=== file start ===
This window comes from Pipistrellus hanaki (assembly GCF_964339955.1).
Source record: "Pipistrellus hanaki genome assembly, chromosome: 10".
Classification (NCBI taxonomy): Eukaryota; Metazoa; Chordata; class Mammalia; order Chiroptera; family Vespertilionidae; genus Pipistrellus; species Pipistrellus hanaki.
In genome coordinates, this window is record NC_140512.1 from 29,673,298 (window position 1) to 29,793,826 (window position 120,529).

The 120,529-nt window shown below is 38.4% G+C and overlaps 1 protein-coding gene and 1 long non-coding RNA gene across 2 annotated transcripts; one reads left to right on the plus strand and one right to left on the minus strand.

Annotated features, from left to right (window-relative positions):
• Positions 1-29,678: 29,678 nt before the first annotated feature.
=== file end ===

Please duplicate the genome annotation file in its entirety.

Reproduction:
This window comes from Pipistrellus hanaki (assembly GCF_964339955.1).
Source record: "Pipistrellus hanaki genome assembly, chromosome: 10".
Classification (NCBI taxonomy): Eukaryota; Metazoa; Chordata; class Mammalia; order Chiroptera; family Vespertilionidae; genus Pipistrellus; species Pipistrellus hanaki.
In genome coordinates, this window is record NC_140512.1 from 29,673,298 (window position 1) to 29,793,826 (window position 120,529).

The 120,529-nt window shown below is 38.4% G+C and overlaps 1 protein-coding gene and 1 long non-coding RNA gene across 2 annotated transcripts; one reads left to right on the plus strand and one right to left on the minus strand.

Annotated features, from left to right (window-relative positions):
• Positions 1-29,678: 29,678 nt before the first annotated feature.